The GDPO Team

The GDPO team is committed to promoting evidence and human rights based drug policy through the comprehensive and rigorous reporting, monitoring and analysis of policy developments at national and international levels.

Professor David Bewley-Taylor, GDPO Director

David Bewley-Taylor

David is a Professor of International Relations and Public Policy within the Department of Political and Cultural Studies. He has been researching various aspects of drug policy for over twenty years with his main areas of interest being US drug policy, the UN and international drug policy and more recently counter narcotic strategies in Afghanistan. David has published widely on many of these and other topics, has collaborated with and produced policy reports for a range of drug policy organizations beyond academia and at present is an Associate of the International Drug Policy Consortium and a Associate Fellow of the Transnational Institute’s Drugs and Democracy Programme. He is editor-in-chief of the GDPO Policy Reports, Policy Briefs and Situation Analyses‌.

View Professor Bewley-Taylor's full Swansea University staff profile here


Julia Buxton, GDPO Senior Research Associate

Julia Buxton

Julia is Professor of Comparative Politics in the School of Public Policy at the Central European University, Budapest and was Senior Research Officer at GDPO 2013-2014. She researches on narcotic drug markets, with a specific focus on the inter-relationship between illicit drug economies, conflict, peacebuilding, and economic and democratic transitions. She has a particular interest in the impacts of counter narcotics strategies on gender, social justice and development. In addition to a number of GDPO policy reports, her drug related publications include The Political Economy of Narcotics (Zed, 2006), the edited collection The Politics of Narcotic Drugs (Europa 2010), ‘Opportunity Lost: Alternative Development in Drug Control’ in J. Tokatlian (ed) Old Wars: New Thinking, (Libros Zorazal, 2010); ‘A History of Drug Control’ in P. Keefer and N. Loayza (eds) Innocent Bystanders, (World Bank Publications, 2010) and ‘The UK drug problem in global perspective’, Soundings, Issue 42, Summer 2009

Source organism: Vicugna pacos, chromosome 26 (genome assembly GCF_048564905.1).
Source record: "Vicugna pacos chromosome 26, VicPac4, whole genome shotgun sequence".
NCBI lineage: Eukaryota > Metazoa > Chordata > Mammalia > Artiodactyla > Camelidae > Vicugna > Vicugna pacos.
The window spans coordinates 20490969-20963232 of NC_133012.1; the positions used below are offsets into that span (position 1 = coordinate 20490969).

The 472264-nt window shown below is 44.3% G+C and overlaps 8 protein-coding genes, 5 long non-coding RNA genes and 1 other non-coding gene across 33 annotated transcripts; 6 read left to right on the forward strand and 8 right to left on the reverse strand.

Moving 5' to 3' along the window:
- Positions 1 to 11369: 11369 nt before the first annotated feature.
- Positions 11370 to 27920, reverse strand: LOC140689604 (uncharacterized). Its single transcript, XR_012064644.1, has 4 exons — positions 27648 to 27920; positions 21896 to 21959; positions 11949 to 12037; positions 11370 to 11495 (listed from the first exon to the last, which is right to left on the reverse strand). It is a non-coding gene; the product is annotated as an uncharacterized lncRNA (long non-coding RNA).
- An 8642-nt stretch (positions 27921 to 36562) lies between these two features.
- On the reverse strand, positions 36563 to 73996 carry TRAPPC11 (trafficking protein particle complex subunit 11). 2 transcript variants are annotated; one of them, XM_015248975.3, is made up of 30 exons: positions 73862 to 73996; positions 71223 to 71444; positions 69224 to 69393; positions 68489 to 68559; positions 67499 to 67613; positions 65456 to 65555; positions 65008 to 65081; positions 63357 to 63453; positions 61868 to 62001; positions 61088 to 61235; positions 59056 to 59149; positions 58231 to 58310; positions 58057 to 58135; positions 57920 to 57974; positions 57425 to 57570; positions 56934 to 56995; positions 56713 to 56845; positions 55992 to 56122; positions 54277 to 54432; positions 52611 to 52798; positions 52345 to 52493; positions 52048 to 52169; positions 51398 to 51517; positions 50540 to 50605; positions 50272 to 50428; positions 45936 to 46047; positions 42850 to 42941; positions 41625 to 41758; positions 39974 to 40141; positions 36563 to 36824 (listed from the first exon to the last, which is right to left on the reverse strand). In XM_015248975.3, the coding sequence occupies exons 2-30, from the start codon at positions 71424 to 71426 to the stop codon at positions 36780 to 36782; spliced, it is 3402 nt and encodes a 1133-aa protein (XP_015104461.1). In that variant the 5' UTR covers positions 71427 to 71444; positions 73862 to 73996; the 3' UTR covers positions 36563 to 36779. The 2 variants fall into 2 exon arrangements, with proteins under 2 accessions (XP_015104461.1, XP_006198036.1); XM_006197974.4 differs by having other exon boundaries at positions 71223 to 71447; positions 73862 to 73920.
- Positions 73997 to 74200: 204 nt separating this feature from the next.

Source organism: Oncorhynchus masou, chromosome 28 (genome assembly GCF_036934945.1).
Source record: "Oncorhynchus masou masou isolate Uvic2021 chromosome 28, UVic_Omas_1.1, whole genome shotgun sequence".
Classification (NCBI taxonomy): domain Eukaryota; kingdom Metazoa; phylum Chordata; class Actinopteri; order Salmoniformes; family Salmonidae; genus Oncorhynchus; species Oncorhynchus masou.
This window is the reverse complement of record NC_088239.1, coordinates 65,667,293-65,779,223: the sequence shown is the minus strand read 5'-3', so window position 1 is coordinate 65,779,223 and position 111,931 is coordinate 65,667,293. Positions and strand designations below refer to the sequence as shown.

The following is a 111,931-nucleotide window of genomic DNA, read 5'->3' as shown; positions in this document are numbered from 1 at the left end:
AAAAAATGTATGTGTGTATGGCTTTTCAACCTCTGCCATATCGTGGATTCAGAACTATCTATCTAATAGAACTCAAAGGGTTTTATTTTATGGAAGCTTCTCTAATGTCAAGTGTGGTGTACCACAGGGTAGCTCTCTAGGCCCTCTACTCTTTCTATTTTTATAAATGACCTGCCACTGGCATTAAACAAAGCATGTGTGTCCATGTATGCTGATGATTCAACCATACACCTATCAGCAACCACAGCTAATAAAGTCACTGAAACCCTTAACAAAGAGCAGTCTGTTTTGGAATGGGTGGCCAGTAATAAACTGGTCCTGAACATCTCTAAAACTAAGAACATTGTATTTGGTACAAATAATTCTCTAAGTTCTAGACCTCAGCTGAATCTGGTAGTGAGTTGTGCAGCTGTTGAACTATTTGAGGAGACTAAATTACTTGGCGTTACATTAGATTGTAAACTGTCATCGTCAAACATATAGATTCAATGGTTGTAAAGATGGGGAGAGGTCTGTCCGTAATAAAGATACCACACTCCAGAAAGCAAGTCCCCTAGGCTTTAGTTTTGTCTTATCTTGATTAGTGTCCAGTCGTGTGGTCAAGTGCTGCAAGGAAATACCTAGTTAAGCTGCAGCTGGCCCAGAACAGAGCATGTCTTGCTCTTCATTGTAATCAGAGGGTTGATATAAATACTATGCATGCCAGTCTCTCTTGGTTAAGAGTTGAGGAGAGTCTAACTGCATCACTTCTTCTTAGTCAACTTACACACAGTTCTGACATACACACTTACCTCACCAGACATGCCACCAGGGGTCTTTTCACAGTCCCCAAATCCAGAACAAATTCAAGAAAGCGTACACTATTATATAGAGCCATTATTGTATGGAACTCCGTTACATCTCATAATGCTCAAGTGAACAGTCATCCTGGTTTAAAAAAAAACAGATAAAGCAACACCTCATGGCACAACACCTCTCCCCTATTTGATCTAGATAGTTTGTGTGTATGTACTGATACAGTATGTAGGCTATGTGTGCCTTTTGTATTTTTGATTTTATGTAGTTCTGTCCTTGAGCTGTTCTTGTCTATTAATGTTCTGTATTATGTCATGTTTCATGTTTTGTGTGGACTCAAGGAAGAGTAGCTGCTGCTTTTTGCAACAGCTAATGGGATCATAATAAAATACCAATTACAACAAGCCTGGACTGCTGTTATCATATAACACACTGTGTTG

Twitter @BuxtonJulia


Axel Klein, GDPO Senior Research Associate

Axel Klein

Axel has been working on the development / security nexus as a Team Leader and expert for the European Commission funded Cocaine Route Programme. With projects in West Africa, Latin America and the Caribbean, the programme was designed to tackle transnational organised crime and drug trafficking. The challenge was to direct partners away from seizures to in depth investigations, and in constructing an accountability framework.

Working with law enforcement and judicial authorities has been the unintended consequence of a long standing interest in drug issues and particularly the trans-cultural dimension in the spread of substances, habit and policy responses. Axel’s publications have looked at the policy environment (Drugs and the World, 2009), the tensions between cultural phenomenon and international prohibitions (Caribbean Drugs: from criminalisation to harm reduction, 2004), and the development dimension (The Khat Controversy: stimulating the debate on drugs, 2007). In addition, he has been working on the behavioural complex conventionally captured under the label ‘addiction’ and the range of interventions and treatments, an interest he continues to pursue as editor of the journal Drugs and Alcohol Today


Khalid Tinasti, Swansea University Honorary Research Associate

Khalid Tinasti, GDPO Honorary Research AssociateKhalid is the Executive Secretary of the Global Commission on Drug Policy, where he previously worked as a Policy Analyst starting 2013. Khalid researched the health dimension and approaches to illicit drugs through a Visiting Fellowship at the Graduate Institute of International and Development Studies, Geneva in 2015-2016. His publications focus on drug policy and its link with health, governance, and a focus on the MENA region. Khalid has also briefly worked on national drug policy in France, at the Ministry of Urban Cohesion, and holds a PhD in political science.  


Martin Horton-Eddison, GDPO Research Assistant

Martin Horton-Eddison (Shrink Size)